Italian Centurion: Why Antonio Di Natale Could Be Italy's Saviour

Marco RinaldiContributor IMay 10, 2010

UDINE, ITALY - MAY 09:  Antonio Di Natale (C) of Udinese celebrates after scoring his first goal during the Serie A match between Udinese Calcio and AS Bari at Stadio Friuli on May 9, 2010 in Udine, Italy.  (Photo by Dino Panato/Getty Images)
Dino Panato/Getty Images

Asking your average football fan who doesn't follow Serie A closely to name Italy's top strikers will generally produce the usual names:  Totti, Del Piero, Inzaghi.  Some may mention Luca Toni (though his poor showing at Euro 2008 caused many to dismiss him as a top striker), some others even Alberto Gilardino.  Very rarely, however, will they mention the name of Antonio Di Natale.  And yet they would be missing out one of the very best, as was proven this weekend as the little man from Naples has just added his name to a very exclusive list of players to have scored more than 100 goals in Serie A.

His profile has undoubtedly been harmed by the fact that he has never played for one of the big clubs, but make no mistake, Totò is a top player.  Only 5' 7, he is a classic second striker, able to run at men and beat them when necessary, but also as capable of scoring a great goal as setting up a team-mate with an easy finish.  His abilities at present are arguably second to none in Italy, as his position at the top of the goalscoring charts attests - he sits atop the capocannonieri rankings with 28 goals, and there is still a game to play.  To put that figure in perspective, since 1960 when Omar Sivori matched that figure for Juventus, only Luca Toni has scored more in a Serie A season with his magnificent tally of 31 in 2006.  At present even the magnificent Milito is seven goals behind him in the charts.

Starting his career at Empoli, Di Natale wasn't noticed by the Italy youth teams, though he began to score with enough regularity to gain a few Azzurri caps in friendly matches under Giovanni Trapattoni.  It was only when he moved to Udinese in 2004, however, that his career really took off.  He formed a devastating partnership with Vincenzo Iaquinta, the two combining to take le zebrette into the Champions League the following season, though it was his taller colleague who Marcello Lippi preferred for the 2006 World Cup squad.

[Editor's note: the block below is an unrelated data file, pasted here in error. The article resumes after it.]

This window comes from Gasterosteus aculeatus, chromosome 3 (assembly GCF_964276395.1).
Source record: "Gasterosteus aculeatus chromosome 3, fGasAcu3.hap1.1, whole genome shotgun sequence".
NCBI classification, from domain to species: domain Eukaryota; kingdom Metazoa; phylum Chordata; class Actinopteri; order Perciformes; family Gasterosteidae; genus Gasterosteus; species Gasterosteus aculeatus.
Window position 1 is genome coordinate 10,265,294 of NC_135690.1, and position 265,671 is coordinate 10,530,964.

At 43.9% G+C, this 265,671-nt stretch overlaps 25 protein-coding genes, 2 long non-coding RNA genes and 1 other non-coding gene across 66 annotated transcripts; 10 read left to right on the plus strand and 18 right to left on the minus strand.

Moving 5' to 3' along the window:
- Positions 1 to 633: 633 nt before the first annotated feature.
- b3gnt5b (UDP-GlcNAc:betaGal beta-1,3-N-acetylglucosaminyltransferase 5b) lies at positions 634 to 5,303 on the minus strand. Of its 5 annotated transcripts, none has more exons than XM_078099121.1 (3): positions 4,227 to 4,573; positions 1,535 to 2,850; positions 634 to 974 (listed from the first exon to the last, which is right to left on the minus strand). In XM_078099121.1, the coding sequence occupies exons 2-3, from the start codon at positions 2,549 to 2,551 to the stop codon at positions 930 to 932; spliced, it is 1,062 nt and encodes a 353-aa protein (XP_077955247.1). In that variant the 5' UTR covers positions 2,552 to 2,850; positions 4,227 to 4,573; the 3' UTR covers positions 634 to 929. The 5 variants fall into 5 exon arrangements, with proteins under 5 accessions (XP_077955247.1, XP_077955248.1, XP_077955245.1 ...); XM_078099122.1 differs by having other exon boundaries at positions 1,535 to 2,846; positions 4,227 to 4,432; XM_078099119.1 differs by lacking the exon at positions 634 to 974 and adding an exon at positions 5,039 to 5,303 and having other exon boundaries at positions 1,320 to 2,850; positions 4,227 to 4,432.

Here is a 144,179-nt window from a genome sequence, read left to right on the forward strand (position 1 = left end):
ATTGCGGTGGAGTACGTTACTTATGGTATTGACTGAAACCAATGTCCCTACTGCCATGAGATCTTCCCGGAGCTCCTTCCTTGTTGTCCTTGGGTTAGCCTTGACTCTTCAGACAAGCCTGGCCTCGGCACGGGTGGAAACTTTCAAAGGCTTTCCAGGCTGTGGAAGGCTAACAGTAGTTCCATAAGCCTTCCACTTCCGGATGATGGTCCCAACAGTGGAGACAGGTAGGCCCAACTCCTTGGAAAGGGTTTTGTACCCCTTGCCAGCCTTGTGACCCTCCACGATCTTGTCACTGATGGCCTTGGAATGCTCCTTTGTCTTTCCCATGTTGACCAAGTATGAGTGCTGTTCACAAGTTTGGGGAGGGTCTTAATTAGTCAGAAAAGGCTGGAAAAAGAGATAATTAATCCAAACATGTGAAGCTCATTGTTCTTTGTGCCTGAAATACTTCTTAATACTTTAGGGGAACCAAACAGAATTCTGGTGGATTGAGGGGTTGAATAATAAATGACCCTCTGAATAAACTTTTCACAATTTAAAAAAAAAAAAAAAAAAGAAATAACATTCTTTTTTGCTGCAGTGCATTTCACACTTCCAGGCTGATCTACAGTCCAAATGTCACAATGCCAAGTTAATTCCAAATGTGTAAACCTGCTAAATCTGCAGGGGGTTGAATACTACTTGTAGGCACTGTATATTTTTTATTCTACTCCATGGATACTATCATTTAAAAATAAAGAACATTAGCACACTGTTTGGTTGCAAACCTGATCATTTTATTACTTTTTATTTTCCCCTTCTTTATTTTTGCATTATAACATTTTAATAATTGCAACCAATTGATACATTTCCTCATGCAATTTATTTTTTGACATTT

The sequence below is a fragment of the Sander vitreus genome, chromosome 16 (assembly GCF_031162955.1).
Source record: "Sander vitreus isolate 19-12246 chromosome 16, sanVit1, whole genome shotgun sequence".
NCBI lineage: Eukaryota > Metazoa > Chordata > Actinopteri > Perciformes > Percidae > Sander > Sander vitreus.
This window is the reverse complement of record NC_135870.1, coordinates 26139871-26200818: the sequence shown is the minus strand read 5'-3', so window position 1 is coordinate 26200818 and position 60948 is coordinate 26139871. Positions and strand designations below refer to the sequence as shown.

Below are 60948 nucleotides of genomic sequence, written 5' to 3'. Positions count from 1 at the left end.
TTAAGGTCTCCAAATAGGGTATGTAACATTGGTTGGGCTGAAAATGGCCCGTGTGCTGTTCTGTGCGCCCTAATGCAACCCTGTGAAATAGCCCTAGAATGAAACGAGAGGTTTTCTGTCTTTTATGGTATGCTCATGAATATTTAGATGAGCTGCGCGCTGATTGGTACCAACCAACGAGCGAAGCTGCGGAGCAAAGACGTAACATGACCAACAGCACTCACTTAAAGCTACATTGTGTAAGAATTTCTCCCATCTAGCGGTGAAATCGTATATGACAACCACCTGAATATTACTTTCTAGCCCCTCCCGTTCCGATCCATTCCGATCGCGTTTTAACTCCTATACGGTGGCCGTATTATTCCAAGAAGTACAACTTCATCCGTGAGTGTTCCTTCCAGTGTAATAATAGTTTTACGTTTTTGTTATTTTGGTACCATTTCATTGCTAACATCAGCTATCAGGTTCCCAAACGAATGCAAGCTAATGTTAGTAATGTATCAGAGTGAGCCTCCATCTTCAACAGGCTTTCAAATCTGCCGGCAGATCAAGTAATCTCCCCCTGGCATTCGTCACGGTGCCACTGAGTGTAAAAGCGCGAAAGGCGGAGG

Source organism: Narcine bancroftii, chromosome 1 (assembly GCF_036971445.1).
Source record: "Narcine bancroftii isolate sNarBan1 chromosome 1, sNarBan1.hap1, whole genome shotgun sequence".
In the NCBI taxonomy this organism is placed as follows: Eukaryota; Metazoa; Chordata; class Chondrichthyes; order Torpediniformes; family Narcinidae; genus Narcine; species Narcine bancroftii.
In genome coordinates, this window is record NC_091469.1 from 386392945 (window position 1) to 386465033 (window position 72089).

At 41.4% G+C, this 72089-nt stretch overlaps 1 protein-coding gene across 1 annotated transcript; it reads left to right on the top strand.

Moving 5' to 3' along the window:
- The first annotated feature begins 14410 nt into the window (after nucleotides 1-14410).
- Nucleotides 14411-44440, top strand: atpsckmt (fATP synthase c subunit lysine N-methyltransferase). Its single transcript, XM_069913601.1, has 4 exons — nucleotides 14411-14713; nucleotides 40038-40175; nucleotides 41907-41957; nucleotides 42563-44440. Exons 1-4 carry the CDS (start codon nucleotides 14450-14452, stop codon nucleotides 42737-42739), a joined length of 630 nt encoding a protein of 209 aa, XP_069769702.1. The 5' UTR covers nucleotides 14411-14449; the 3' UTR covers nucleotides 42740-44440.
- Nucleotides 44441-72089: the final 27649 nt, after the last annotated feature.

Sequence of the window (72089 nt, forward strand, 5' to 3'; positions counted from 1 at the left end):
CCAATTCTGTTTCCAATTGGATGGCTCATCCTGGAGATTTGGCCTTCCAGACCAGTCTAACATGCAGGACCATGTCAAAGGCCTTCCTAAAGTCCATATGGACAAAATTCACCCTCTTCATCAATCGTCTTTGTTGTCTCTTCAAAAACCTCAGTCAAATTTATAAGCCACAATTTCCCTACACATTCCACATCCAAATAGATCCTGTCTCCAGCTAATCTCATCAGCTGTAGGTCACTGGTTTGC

Di Natale's form was consistent enough to get him noticed by Roberto Donadoni when the former Milan great took charge of the Azzurri, and Totò became a key figure in the team, scoring some vital goals, including two goals in Kiev against Ukraine in a key qualifying fixture.

Unfortunately for him and the Azzurri faithful, he didn't perform as well at Euro 2008, including missing a penalty against Spain the quarter final, though his cause was not helped by Donadoni's constant chopping and changing of the team.

Many commentators thought Lippi's return to the helm might see an end to Di Natale's Azzurri career, but once again he has proven himself to be vital, saving Lippi's skin with an injury time winner in Cyprus in the manager's first competitive match back in charge.

Arguably in fact he has only improved since then - with Iaquinta's departure for Juve, he became the main man at Udinese and revelled in the role.  Always a man with an eye for goal, he began to score even more frequently, with seventeen in the first post-Iaquinta season, followed by twelve in an injury shortened season last year, followed by this year's record-breaking feats.

But it is not just the number of goals that he scores that is impressive - it is the manner of them.  They vary from spectacular long range efforts to nuanced pieces of skill and delicate finishes that any player in world football would be proud of.

He also displayed his loyalty and humility when was asked this week if he was upset at never having played for one of the big clubs, and whether he felt his goals were 'wasted' on Udinese.  "Maybe they are," he joked, before adding, "But in reality it is an honour that my goals have contributed to keeping Udinese up."

Heading into the World Cup, there are many who argue that in the absence of a Totti or a Cassano, Italy are lacking a creative spark up front.  Obviously they have never seen the little man from Naples.  If Lippi can show faith in him, Totò could live up to his name and deliver a very early Christmas present to the Azzurri faithful.